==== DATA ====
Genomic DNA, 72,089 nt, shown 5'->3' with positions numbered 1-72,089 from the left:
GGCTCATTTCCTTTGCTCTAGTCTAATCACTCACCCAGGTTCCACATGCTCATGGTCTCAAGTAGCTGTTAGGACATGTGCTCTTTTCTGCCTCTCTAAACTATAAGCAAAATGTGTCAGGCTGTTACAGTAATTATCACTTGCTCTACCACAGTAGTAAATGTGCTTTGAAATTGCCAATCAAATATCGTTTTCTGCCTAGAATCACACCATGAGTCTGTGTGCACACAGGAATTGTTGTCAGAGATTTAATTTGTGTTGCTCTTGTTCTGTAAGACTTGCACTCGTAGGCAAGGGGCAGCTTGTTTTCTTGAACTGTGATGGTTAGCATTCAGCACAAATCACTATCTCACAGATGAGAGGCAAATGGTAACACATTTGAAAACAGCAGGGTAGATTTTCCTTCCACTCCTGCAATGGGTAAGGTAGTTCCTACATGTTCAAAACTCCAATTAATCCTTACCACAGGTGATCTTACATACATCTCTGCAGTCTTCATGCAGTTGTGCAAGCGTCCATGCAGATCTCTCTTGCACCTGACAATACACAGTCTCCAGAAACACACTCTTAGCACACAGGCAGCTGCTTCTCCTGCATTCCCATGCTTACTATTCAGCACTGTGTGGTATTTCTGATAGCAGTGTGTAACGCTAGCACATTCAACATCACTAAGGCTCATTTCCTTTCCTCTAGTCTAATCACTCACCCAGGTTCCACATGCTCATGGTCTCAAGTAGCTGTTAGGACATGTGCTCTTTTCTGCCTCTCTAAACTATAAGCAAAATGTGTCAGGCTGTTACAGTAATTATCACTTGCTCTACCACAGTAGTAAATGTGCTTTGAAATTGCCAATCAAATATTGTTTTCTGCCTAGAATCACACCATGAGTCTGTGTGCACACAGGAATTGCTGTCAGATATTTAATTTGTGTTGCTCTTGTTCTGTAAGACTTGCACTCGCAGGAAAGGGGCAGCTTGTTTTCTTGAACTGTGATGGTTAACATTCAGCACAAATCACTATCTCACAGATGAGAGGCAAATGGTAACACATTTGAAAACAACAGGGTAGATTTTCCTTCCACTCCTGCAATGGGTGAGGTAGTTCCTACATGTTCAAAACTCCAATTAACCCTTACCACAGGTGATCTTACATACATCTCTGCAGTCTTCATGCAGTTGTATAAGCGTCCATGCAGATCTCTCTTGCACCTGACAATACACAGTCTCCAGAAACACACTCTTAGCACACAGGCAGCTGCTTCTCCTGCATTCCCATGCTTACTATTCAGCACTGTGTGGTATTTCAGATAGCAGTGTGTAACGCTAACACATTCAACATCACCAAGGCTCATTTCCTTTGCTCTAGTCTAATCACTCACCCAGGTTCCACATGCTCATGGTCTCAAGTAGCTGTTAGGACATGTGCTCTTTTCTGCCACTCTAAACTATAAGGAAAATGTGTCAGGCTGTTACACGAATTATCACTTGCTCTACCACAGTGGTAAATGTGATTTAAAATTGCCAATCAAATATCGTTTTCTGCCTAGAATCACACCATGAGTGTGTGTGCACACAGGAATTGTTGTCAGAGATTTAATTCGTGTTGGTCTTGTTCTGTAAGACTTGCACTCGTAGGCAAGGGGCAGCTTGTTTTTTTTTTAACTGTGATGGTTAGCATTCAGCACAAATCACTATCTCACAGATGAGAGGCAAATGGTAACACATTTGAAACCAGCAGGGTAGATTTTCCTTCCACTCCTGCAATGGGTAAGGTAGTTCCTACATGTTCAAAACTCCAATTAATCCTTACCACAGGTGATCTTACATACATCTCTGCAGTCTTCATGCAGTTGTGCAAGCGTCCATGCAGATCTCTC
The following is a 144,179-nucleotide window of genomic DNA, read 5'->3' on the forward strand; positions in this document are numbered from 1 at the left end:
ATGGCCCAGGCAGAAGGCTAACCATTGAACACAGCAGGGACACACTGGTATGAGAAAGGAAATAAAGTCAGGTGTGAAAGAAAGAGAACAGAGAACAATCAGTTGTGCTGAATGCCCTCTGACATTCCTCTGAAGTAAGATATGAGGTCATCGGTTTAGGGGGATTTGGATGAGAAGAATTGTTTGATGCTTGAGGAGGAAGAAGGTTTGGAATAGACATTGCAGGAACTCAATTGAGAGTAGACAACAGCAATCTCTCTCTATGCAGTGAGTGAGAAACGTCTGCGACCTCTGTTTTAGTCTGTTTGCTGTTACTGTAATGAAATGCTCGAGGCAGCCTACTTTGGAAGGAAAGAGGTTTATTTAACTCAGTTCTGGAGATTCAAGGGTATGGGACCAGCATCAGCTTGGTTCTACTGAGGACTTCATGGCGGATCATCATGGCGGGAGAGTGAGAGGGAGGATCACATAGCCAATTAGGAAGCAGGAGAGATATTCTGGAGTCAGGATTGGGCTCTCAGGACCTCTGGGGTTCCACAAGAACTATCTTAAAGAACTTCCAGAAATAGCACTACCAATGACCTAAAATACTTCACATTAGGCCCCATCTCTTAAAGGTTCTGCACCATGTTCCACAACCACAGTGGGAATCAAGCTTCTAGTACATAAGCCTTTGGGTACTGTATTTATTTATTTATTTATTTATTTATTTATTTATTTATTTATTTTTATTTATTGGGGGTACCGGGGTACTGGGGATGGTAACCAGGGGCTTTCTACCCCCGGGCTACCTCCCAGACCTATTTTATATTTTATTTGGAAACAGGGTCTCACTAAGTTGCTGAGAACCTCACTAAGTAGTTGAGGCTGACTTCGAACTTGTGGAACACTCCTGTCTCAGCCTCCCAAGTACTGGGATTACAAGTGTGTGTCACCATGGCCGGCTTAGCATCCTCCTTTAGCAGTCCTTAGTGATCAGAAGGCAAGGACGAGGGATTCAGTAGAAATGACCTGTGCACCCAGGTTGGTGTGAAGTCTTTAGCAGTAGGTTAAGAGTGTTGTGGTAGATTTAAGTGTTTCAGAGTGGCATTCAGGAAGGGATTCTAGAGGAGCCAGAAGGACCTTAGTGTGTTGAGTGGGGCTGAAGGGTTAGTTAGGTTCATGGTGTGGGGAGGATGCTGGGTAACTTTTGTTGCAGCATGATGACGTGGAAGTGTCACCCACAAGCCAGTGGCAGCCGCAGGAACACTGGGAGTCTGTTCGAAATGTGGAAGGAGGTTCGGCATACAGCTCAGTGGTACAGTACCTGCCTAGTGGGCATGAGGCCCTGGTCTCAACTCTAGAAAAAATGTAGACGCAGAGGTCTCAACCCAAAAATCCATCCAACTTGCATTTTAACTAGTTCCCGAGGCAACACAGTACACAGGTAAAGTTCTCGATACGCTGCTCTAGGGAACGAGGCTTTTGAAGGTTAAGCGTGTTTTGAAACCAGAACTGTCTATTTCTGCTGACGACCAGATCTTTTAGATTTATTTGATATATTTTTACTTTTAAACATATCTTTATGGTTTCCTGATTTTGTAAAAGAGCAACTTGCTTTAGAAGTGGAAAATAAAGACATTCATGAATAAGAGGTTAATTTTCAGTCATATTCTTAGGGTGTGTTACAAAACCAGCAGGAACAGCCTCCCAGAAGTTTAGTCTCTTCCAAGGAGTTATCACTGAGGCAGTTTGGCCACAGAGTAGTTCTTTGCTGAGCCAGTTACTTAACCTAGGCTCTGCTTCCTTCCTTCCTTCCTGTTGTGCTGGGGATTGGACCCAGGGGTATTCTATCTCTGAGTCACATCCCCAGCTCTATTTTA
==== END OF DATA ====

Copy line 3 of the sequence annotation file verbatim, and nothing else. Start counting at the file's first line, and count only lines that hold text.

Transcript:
The following is a 144,179-nucleotide window of genomic DNA, read 5'->3' on the forward strand; positions in this document are numbered from 1 at the left end: